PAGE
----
Tinariwen – 'Emmaar' album review

The West African desert blues veterans perfect their endless jam

0

Comments

Add +

Time Out Ratings :

<strong>Rating: </strong>4/5


In August 2012 Abdallah Ag Lamida was arrested by Ansar Dine, a militant group of Malian Islamists, for making ‘Satan’s music’ as a member of the Tuareg rock group Tinariwen. Unsurprisingly, when he was released, the group got the hell out of Dodge – they fled Mali and headed to Joshua Tree in the Californian desert to record their sixth album.

It makes sense that ‘Emmaar’ was created in the spiritual home of American psychedelia. This is transportative music, an electric blues trip through Tinariwen’s sand-blasted world of long-form Tamashek jams. The songs all drift into one another, but that’s their greatest appeal: they’re all variations on a theme, a single tone that rises and falls. Moments of calm – ‘Sendad Eghlalan’, for instance – leave you drifting off into the ether before everything ramps back up on wig-outs such as ‘Imdiwanin ahi Tifhamam’.

Though guest appearances by fiddle player Fats Caplin and Red Hot Chilli Peppers guitarist Josh Klinghoffer break the spell a little, ‘Emmaar’ is never less than hypnotic and entrancing. Tinariwen have crafted a beautiful paean to the desert, an audio homage to dry heat – even if the desert this time was 7,000 miles away from home. Just one sticking point, then: the spoken word intro that begins the album. Don’t whisper at me, bro – that’s creepy.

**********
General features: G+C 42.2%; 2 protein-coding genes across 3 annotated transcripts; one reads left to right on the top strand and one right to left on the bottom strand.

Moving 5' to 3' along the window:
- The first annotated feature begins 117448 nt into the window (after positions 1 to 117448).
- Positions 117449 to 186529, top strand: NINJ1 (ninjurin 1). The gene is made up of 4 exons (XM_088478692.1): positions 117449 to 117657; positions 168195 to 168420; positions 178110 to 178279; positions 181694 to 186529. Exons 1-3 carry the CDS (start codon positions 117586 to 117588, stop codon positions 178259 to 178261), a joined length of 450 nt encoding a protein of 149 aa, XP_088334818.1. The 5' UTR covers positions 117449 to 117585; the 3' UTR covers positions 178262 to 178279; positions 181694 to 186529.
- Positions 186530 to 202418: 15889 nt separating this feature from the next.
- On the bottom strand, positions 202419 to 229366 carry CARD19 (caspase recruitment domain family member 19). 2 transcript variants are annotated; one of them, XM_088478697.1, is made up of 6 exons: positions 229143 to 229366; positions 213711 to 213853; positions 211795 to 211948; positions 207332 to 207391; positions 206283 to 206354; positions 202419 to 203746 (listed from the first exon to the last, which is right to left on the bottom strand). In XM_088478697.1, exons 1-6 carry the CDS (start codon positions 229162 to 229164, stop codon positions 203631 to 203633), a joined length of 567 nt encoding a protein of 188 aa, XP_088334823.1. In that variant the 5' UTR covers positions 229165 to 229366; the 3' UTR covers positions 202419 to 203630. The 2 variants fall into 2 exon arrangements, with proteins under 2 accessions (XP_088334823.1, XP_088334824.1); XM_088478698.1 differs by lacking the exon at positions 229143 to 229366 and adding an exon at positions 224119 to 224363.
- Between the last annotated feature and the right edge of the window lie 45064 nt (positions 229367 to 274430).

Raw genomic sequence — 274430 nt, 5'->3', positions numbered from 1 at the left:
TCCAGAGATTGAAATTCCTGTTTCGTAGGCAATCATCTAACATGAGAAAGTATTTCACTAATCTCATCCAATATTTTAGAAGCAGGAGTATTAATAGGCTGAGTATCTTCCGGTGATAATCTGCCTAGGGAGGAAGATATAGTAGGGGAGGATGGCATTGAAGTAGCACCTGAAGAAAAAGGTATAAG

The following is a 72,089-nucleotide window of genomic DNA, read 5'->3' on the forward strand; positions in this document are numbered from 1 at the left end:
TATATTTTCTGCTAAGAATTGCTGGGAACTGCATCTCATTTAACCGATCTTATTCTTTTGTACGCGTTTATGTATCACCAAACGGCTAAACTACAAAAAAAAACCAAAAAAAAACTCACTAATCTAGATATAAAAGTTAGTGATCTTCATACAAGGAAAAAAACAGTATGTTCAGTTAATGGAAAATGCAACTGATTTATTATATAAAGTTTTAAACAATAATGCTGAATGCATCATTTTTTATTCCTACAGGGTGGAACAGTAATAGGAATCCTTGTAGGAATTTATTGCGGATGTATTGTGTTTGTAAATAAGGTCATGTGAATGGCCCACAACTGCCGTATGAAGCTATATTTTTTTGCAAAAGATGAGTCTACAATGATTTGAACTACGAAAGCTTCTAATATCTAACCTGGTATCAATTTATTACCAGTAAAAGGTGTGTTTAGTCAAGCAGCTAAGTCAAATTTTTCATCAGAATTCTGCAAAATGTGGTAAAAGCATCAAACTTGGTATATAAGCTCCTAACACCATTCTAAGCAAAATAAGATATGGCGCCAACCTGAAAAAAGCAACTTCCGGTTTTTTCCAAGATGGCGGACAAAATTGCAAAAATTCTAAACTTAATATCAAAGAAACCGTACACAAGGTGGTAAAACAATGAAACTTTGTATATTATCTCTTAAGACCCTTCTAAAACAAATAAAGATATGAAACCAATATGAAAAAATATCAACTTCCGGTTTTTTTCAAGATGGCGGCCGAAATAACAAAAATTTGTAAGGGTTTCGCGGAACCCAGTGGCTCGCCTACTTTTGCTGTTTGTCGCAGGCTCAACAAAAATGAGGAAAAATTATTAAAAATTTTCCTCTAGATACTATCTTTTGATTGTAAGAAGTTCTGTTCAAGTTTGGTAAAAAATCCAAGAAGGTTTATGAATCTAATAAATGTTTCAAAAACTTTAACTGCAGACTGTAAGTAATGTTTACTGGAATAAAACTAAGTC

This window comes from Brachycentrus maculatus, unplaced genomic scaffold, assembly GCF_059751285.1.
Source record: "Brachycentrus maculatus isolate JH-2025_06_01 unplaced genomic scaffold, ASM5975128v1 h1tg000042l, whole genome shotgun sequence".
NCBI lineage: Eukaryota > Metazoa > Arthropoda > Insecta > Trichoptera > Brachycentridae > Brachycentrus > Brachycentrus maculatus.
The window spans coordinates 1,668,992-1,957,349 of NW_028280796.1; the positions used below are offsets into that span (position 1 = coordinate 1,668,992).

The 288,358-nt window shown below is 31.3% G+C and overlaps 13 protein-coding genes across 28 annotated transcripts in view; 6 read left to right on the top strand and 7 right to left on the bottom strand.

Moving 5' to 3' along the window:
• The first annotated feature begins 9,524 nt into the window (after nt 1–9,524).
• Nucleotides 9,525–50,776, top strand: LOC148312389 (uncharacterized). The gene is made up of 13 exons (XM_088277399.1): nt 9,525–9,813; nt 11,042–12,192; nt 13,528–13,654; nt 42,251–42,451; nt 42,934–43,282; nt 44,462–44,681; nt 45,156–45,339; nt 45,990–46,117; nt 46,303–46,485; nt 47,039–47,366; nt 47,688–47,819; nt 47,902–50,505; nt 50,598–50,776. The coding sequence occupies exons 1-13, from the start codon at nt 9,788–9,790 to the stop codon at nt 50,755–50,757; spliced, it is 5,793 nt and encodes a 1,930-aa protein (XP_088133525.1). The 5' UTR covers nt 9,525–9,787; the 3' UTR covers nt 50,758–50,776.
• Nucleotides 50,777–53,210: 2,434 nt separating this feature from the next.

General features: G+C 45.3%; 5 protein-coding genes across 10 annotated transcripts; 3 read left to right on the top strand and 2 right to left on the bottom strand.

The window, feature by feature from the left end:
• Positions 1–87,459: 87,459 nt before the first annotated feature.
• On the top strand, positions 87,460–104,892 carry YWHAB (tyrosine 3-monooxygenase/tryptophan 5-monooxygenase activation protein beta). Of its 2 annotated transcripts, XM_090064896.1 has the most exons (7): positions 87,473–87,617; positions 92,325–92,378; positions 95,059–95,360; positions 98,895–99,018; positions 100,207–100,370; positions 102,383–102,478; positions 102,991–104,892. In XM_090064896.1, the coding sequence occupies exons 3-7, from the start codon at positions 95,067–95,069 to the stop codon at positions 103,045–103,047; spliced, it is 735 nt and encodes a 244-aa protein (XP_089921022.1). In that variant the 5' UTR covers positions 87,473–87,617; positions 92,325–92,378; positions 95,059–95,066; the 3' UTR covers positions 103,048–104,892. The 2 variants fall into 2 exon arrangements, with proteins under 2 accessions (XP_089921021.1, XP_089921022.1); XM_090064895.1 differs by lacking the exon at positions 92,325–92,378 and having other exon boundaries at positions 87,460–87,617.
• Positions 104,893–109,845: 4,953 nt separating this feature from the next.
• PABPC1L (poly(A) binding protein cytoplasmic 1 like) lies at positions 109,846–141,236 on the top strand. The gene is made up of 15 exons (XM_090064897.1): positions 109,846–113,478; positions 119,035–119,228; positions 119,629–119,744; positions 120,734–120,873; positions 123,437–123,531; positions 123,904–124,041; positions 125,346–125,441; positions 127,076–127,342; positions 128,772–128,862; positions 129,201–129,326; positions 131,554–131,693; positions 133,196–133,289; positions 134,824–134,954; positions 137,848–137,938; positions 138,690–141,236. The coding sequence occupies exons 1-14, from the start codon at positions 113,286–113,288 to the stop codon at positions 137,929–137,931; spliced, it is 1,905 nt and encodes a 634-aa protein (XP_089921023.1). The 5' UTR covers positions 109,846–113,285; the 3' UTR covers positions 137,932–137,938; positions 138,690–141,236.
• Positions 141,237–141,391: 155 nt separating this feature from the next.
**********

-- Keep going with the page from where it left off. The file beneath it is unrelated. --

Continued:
Buy this album here

What are your thoughts? Let us know in the comments box below or tweet us at @TimeOutMusic.

Listen to 'Emmaar' on Spotify


Users say

0 comments

See Tinariwen live in London

Terakaft

  • Critics choice

Featuring two original members of desert blues legends Tinariwen, Terakaft

  1. Rich Mix 35-47 Bethnal Green Rd, E1 6LA
  2. Tue Oct 6
More info

Read more music features

Novelist’s party tips

Lots of booze, lots of bass and no loudmouth MCs – south London grime MC Novelist gives us the lowdown on how to throw a banging party

The Maccabees on ‘Marks to Prove It’, cheap DVDs and Elephant & Castle

Indie rockers The Maccabees tell us how eavesdropping on conversations around London helped inspire album number four

Why I love The Sonics

Tom Furse of The Horrors is bewitched by the raw rock ’n’ roll of the original garage band

Lianne La Havas on ‘Blood’, emojis and Prince

On her new album Lianne La Havas transforms from a breezy singer-songwriter into 
a full-blown, homegrown star. We get acquainted with Streatham’s finest

Why I love Cocteau Twins

Euan Ferguson marvels at the unearthly sounds made by a band from five minutes down the road

See all Time Out music features